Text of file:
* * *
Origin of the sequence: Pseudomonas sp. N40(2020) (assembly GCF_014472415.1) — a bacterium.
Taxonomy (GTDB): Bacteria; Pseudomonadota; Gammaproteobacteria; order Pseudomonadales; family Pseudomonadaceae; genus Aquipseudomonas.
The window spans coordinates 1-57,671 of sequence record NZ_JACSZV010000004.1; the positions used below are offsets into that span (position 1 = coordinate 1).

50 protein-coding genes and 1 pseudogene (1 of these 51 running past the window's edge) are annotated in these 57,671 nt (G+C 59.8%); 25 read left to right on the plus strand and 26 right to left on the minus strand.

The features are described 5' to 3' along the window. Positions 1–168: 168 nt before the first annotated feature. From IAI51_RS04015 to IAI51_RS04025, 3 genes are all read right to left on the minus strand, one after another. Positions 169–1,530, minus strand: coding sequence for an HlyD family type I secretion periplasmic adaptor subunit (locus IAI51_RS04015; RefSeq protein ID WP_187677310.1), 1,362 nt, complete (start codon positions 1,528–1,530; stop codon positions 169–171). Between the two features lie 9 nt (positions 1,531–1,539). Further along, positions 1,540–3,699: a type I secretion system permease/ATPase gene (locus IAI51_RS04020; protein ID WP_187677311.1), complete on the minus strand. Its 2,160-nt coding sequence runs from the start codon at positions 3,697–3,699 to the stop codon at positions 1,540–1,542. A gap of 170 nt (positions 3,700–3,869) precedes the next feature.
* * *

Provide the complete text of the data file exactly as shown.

Origin of the sequence: Pseudomonas sp. N40(2020) (assembly GCF_014472415.1) — a bacterium.
Taxonomy (GTDB): Bacteria; Pseudomonadota; Gammaproteobacteria; order Pseudomonadales; family Pseudomonadaceae; genus Aquipseudomonas.
The window spans coordinates 1-57,671 of sequence record NZ_JACSZV010000004.1; the positions used below are offsets into that span (position 1 = coordinate 1).

50 protein-coding genes and 1 pseudogene (1 of these 51 running past the window's edge) are annotated in these 57,671 nt (G+C 59.8%); 25 read left to right on the plus strand and 26 right to left on the minus strand.

The features are described 5' to 3' along the window. Positions 1–168: 168 nt before the first annotated feature. From IAI51_RS04015 to IAI51_RS04025, 3 genes are all read right to left on the minus strand, one after another. Positions 169–1,530, minus strand: coding sequence for an HlyD family type I secretion periplasmic adaptor subunit (locus IAI51_RS04015; RefSeq protein ID WP_187677310.1), 1,362 nt, complete (start codon positions 1,528–1,530; stop codon positions 169–171). Between the two features lie 9 nt (positions 1,531–1,539). Further along, positions 1,540–3,699: a type I secretion system permease/ATPase gene (locus IAI51_RS04020; protein ID WP_187677311.1), complete on the minus strand. Its 2,160-nt coding sequence runs from the start codon at positions 3,697–3,699 to the stop codon at positions 1,540–1,542. A gap of 170 nt (positions 3,700–3,869) precedes the next feature.